THIS DOES HAPPEN....At Wal-Mart, at Target, at other retailers....it's all about supply and demand, which we learned about in like 4th grade! If an item is a hot seller, supplies are low, prices go up....simple economics. And yes, it stinks if it's an item I really wanted, but then it's up to ME to decide just how important it is to me and if I want to pay the inflated price. Yes, high prices stink and it's frustrating, but as a consumer, we have choices!!

In reply to an earlier post on Dec 15, 2008, 10:20:00 AM PST
[Deleted by the author on Dec 15, 2008, 11:02:05 AM PST]

In reply to an earlier post on Dec 15, 2008, 10:29:52 AM PST
R. Harris says:
Good point! Prices go up and prices come down. Sellers always have to set their prices based on demand, so sometimes they win and sometimes they lose. I notice that nobody complains when a desperate seller CUTS the price by 50% from one day to the next; they complain only when the price goes the other way. This holiday season there have been a lot of incredible bargains, but that doesn't mean that those who try to charge too much are committing fraud! It pays to shop around. There is no just thing as a "trusted seller" that is committing fraud by charging a price that you don't like. By the way, I find it ironic that I have to defend the market system, given that I am a liberal and normally more sympathetic to the little guy.

In reply to an earlier post on Dec 15, 2008, 10:51:20 AM PST
R. Harris says:
E. Bullock, just to clarify: ALL sellers in setting price do so based on demand. What you refer to as "deliberately (withholding)...goods to keep prices high" is what firms do in order to survive. A rational firm maximizes profits by increasing output as long as each extra unit sold brings in more revenue than it costs. Then they let consumer demand set the price for that level of output. Look at ANY beginning economics book for a more complete explanation. For example, try Ch. 16 in Paul Krugman and Robin Wells' Microeconomics, 2nd ed. (Worth, 2009), especially the graph on p. 421, showing quantity set by the seller and price set by demand. Keep in mind that Krugman is a very liberal Nobel Prize winner. He is certainly no apologist for exploitation by business! In short, nobody wants to flood the market and drive down the price below an acceptable level. At the same time, don't be too quick to assume that U.S. companies hold goods off the market to cause artificial shortages during the holiday season in order to make more money. They make most of their money during this season; if they hold back product, they lose sales to the competition.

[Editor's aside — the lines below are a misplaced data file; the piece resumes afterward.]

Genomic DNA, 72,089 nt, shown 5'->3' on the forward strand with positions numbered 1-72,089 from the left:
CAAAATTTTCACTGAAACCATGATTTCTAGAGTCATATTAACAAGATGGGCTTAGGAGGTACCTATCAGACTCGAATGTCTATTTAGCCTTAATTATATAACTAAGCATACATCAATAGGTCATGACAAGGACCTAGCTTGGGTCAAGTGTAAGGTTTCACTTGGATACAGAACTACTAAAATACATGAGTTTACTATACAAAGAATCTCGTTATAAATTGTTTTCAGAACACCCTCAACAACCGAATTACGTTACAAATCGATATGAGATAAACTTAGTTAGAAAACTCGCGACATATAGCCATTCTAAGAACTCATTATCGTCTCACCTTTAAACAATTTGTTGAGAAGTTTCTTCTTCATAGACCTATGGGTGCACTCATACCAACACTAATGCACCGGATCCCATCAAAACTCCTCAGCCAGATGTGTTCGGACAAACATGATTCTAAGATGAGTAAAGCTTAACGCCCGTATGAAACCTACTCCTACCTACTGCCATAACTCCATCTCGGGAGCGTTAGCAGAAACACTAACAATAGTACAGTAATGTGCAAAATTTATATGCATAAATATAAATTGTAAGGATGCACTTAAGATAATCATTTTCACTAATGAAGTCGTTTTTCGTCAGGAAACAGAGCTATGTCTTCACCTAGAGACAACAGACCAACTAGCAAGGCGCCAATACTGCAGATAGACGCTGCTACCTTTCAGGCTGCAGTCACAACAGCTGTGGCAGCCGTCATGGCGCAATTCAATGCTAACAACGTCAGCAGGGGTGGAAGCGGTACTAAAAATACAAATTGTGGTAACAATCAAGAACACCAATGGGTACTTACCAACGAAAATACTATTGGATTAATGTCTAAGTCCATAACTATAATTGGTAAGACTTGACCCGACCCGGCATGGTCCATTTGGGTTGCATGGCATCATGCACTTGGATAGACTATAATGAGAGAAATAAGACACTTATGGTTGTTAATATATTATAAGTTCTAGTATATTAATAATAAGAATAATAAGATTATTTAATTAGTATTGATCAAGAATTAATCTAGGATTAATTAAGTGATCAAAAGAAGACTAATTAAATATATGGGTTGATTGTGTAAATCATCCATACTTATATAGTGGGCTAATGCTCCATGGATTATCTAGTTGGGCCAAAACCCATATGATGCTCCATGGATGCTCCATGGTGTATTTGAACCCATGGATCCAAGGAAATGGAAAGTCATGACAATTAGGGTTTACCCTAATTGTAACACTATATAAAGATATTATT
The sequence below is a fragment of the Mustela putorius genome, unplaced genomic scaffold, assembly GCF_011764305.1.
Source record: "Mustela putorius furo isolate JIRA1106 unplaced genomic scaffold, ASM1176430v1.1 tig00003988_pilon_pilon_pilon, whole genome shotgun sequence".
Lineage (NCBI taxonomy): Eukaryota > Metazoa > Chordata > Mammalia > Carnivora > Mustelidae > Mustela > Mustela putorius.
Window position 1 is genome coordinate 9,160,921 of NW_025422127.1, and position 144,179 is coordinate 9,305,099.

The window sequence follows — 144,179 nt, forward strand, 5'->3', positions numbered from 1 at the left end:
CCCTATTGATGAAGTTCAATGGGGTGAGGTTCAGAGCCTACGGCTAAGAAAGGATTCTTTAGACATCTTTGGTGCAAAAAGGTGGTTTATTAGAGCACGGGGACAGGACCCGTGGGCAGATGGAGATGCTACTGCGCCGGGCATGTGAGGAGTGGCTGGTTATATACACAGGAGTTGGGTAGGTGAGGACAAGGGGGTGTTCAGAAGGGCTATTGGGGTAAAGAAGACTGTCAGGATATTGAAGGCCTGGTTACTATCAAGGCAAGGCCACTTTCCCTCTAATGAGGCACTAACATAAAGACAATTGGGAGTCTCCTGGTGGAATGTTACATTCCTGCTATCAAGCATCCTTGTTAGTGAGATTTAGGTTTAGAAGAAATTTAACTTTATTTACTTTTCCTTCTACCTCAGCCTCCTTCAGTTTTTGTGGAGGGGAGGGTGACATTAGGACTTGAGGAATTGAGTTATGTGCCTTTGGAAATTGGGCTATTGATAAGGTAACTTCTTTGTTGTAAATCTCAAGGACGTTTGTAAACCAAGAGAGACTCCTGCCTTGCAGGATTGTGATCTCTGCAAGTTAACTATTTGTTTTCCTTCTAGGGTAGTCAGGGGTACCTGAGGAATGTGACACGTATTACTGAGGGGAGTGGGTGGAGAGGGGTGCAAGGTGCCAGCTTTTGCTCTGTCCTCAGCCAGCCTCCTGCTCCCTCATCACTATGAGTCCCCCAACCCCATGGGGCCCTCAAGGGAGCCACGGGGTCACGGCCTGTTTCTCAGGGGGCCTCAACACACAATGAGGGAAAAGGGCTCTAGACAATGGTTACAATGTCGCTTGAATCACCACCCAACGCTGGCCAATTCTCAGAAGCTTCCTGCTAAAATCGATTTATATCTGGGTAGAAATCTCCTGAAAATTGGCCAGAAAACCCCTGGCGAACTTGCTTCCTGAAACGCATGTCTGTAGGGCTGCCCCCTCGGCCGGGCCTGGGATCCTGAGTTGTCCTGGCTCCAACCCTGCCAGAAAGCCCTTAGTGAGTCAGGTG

Finally, you (and others) speculate about the astronomical "profit" earned by high-priced sellers, but you really mean "mark-up," not profit. We have no idea what their profit is. That depends on the total sales (which may very low or even zero, if the asking price is too high), and total cost (which is unknown to us). For example, a grocery store earning 2% of its sales dollar as profit could actually be earning a wildly high rate of return on its investment, while a boutique clothing store earning 30% (of sales) might be struggling to stay in business, because their return on investment is inadequate. For all we know from the evidence in this discussion thread, Walmart's profit could be exorbitant, and the 3rd party sellers could be on the verge of bankruptcy! Again see Krugman's textbook (pp. 227-229) for an explanation of profit.

In reply to an earlier post on Dec 15, 2008, 10:59:26 AM PST
R. Harris says:
J. Roberts: Good point! I would be outraged if Amazon continued to show an item on my Wish List when in fact the price has changed significantly. If I post something on a Wish List, it is ALWAYS in consideration of the price! Amazon should remove any such items (or at least give notice to the owner of the Wish List) when the price changes. I certainly don't agree that it would be "silly" for Amazon to tell us; rather, I believe that they owe it to us. If we list an item at $9.99, there is no excuse for them to keep it on the list without our express consent at a price that has more than doubled. To me, that is closer to fraud than the cases cited by others on this thread--simply listing an asking price that is more than they think is fair.